Ontario species protection weakens
By press release
Nov. 6, 2013, Toronto - In a special report to the legislature, Laying Siege to the Last Line of Defence, Ontario's Environmental Commissioner warns that new regulation changes under the Endangered Species Act, 2007 (ESA) threaten the protection of the province's species at risk.
The ESA prohibits the harming, harassing or killing of endangered and threatened species, or the destruction of their habitat. Now, the regulation exempts proponents of many activities from the requirement to have a permit before they harm endangered species or their habitats; instead, they only need to follow rules set out in the new regulations. "The full protections of the law no longer apply to activities such as forestry operations, aggregate pits and quarries, hydro-electric dams and infrastructure construction - activities that historically contributed to species becoming threatened in the first place."
"By eliminating the permit process, the Ministry of Natural Resources (MNR) has shed its ability to say 'no' to a proposed activity, no matter how harmful it may be to an imperilled species," says Commissioner Miller. "And since proponents don't have to file any monitoring reports with the ministry, MNR will be blind to the effectiveness of its new rules."
The Environmental Commissioner says that MNR has been evading its responsibilities since the ESA came into effect in 2008. "The Ministry had five years to ensure that 155 recovery plans were completed for species at risk, but nearly half of them have been delayed, often with dubious explanations. Rather than doing its job, MNR brought forward new regulations that strike at the very heart of the law."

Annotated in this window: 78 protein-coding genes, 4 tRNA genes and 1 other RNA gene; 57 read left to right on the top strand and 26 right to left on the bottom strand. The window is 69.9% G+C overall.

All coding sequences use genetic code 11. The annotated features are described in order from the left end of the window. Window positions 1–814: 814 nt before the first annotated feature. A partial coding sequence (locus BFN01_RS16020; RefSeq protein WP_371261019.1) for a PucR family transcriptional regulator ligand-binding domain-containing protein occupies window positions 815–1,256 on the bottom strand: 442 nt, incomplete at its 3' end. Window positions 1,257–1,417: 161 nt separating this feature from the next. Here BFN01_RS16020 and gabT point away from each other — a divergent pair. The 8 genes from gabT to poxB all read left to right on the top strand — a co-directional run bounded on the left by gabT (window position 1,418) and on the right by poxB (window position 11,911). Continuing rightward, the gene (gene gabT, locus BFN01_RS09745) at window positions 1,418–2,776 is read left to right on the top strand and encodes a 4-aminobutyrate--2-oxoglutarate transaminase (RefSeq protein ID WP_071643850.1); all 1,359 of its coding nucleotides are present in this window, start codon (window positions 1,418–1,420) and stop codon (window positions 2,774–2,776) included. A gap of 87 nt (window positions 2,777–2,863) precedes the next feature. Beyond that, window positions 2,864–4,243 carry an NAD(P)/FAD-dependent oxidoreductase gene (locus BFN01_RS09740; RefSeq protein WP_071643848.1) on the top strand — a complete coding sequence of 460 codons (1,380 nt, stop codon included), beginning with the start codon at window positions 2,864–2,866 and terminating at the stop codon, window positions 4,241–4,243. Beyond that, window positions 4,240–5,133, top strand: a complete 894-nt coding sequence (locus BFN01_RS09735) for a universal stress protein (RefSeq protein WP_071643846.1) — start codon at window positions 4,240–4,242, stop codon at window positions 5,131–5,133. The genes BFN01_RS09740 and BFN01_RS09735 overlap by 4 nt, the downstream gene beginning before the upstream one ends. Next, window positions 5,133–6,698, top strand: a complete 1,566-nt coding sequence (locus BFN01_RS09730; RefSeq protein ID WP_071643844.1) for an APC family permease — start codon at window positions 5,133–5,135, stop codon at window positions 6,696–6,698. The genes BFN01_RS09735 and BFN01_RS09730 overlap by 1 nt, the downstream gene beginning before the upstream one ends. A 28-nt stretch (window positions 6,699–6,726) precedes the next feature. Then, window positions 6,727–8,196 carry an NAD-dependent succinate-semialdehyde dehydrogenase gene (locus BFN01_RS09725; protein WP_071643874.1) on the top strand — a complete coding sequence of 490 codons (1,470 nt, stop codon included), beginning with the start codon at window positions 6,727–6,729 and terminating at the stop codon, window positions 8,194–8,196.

Miller says it's wrong to blame the law for the failure of species protection in Ontario. "The fault lies entirely with the Ministry of Natural Resources. MNR has been stalling recovery strategies, delaying habitat protection, mismanaging the permitting process, and deliberately ignoring public participation."
The Environmental Commissioner says the public has lost its rights as well. "Proposals to harm endangered species or their habitats will no longer show up on the Environmental Registry, so the public won't have any ability to know or comment." When MNR posted its proposal to change species protection in Ontario, more than 10,000 Ontarians responded.
Miller says Ontario's efforts to protect species at risk must be guided by three core principles: the Ministry of Natural Resources must actually take responsibility for improving the protection of species at risk; decisions should ultimately lead to the recovery of species; and MNR must genuinely engage the public.
"MNR's regulatory amendments fail on all accounts," says Miller, "and undermine what the Ontario legislature set out in law."